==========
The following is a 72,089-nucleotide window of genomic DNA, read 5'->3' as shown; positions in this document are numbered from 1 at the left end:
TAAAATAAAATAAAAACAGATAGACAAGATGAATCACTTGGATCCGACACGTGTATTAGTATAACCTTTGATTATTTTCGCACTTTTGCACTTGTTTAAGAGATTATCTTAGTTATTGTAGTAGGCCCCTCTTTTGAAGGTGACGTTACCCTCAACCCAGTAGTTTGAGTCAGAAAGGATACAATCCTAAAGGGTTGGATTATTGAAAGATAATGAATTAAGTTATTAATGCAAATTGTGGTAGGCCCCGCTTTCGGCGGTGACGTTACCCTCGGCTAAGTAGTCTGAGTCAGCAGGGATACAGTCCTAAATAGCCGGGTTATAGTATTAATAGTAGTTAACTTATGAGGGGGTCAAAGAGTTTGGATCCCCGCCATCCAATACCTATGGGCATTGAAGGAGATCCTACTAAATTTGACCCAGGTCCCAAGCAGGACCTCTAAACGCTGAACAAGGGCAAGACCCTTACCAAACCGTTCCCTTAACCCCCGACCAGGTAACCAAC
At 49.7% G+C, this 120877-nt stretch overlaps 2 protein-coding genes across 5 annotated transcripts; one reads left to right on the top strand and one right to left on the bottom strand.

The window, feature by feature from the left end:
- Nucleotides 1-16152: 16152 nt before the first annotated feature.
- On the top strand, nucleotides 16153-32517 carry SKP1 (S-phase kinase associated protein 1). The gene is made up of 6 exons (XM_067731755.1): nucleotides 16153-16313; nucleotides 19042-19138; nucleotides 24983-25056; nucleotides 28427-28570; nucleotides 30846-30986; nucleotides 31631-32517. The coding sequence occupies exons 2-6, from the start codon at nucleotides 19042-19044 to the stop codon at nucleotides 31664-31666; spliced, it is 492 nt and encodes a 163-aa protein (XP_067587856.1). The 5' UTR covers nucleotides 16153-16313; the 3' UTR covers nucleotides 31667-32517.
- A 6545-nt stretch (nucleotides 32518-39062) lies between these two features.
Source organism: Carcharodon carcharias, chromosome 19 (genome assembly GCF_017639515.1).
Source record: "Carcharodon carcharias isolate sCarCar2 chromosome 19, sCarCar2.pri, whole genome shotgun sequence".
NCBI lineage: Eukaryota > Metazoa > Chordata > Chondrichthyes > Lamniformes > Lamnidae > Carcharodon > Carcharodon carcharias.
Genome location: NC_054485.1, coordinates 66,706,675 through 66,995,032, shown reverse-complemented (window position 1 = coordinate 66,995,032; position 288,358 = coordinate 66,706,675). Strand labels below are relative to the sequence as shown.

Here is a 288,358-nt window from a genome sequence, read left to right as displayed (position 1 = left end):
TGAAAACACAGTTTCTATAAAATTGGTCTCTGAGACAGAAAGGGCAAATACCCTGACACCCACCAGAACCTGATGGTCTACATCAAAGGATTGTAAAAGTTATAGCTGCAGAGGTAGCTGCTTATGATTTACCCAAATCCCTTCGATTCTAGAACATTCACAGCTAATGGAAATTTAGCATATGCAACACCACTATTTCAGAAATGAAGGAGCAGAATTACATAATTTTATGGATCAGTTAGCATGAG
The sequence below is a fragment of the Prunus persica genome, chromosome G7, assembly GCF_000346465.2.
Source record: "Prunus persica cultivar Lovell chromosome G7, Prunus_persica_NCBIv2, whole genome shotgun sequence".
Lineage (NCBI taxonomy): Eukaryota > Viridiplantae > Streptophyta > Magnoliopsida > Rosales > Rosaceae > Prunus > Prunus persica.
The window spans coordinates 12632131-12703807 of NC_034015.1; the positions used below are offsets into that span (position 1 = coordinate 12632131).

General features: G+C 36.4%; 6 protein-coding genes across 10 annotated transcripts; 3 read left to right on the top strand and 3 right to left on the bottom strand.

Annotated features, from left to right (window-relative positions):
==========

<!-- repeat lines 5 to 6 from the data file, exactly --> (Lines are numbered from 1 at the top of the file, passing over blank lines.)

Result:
- Nucleotides 1-16152: 16152 nt before the first annotated feature.
- On the top strand, nucleotides 16153-32517 carry SKP1 (S-phase kinase associated protein 1). The gene is made up of 6 exons (XM_067731755.1): nucleotides 16153-16313; nucleotides 19042-19138; nucleotides 24983-25056; nucleotides 28427-28570; nucleotides 30846-30986; nucleotides 31631-32517. The coding sequence occupies exons 2-6, from the start codon at nucleotides 19042-19044 to the stop codon at nucleotides 31664-31666; spliced, it is 492 nt and encodes a 163-aa protein (XP_067587856.1). The 5' UTR covers nucleotides 16153-16313; the 3' UTR covers nucleotides 31667-32517.